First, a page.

As the COVID-19 virus swirls the globe, numerous private companies are retooling their manufacturing to create items to fight the spread—from hockey equipment company Bauer making face shields to Canadian beer giant Labatt Brewing shifting some of its manufacturing from beer to hand sanitizers.
So can agriculture and produce-related equipment do the same? Indeed, as one misting system company is proving.
Marietta, Ga.-based Prodew Inc. has worked in produce equipment for two decades and its co-founder, Itamar Kleinberger, is largely known for helping develop the produce misting systems found in many supermarket produce sections. Today, Prodew is the largest manufacturer of produce misting and humidity systems in the United States and along the way, it broadened its company’s reach by founding Aguair LLC. Aguair takes a scientific and engineering approach to extending the life of perishables from farm-to-fork, through factors such as air sanitization, humidity control, aeroponics, water treatment and biosecurity in greenhouses, storage facilities, processing centers, transportation and retail store backrooms.
Mobile for versatility
The misting technology that’s used in both companies was built into two key pieces of sanitizing equipment: the mobile SaniCart system as well as the ClensAir air sanitization system. And both could now be used on the frontlines against the spread of Coronavirus.
“The cart can be used to disinfect shopping carts, checkout counters, shelves and prep rooms as well as aisles where there are no misting systems,” says Nadya Merchant, M.P.H., Phd, scientific director with both companies. She notes that supermarkets use the technology to sanitize truck trailers in between deliveries as well.
Recognizing the state of the global pandemic, Prodew and Aguair have increased manufacturing both pieces of equipment to become available to frontline healthcare settings such as hospitals and ambulances as well as government agencies. “We’ve had a lot of interest in our air and surface disinfection equipment and realize there is an incredible need and use for our technologies outside the supermarket industry,” says Merchant, who notes that the equipment costs approximately the same as a high-end residential kitchen appliance. “We’re working at the city, county and state level to help with this need. Our goal is to be able to provide the technology to as many institutions and municipalities as we can to help halt the spread of COVID-19 and bring our society back to a stable and normal state.”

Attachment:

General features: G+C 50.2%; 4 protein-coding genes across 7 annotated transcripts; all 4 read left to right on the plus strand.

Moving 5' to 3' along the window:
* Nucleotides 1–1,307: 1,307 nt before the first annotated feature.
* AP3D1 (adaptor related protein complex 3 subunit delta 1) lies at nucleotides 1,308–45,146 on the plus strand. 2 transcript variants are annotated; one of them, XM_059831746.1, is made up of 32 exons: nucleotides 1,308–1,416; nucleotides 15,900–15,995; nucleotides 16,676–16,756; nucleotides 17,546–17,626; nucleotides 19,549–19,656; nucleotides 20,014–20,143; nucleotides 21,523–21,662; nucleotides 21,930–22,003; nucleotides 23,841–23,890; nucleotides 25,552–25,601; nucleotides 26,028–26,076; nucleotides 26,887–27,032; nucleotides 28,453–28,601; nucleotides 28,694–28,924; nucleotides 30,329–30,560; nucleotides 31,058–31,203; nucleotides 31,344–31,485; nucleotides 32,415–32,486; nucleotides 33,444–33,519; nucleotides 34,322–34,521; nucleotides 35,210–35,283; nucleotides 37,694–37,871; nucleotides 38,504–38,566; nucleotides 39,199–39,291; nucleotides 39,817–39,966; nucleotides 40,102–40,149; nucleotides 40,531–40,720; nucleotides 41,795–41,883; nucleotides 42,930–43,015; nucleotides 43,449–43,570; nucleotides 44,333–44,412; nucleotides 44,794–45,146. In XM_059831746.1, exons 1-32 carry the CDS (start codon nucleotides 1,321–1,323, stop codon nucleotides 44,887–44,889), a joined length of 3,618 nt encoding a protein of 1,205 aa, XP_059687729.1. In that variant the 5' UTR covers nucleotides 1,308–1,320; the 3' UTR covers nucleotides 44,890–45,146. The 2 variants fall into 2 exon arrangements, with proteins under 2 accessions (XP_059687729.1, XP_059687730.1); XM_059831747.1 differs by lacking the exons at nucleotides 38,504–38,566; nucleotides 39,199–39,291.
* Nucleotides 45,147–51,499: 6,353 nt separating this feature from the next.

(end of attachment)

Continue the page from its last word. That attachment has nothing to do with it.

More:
How does it work?
The SaniCart is a mobile device that’s wheeled into an enclosed area. The user leaves the room but not before they set the machine with programmable cycle time. “Since the entire room is engulfed in a cloud of disinfectant, no area is left contaminated and the entire room is completely disinfected, including the air and hard-to-reach surfaces,” says Dr. Merchant. The cart’s patented nozzle creates a micro-fog of extremely small droplets, so small that the sanitizing solution remains suspended in the air for an extended period of time before settling onto surfaces.
As for the ClensAir, which Aguair is working with the U.S. Food and Drug Administration to receive its medical device status, it kills a wide range of airborne pathogens including 99.90 percent of the COVID-19 and Influenza simulants. The unit combines six distinct technologies to kill the pathogens as they pass through the air chamber.
Meanwhile the company continues exploring how these technologies can be used to fight COVID-19. Recently, SaniCart was tested by the Netherlands-based TwinOxide Inc., whose chlorine dioxide can be used against strains of pathogens and viruses including the Coronavirus. “When SaniCart™was used to dispense TwinOxide, we were able to quickly achieve and maintain the EPA-prescribed concentration of chlorine dioxide throughout the test environment, thereby killing any coronaviruses that might be present in the air and on surfaces,” said Dr. Joe Nieusma of TwinOxide.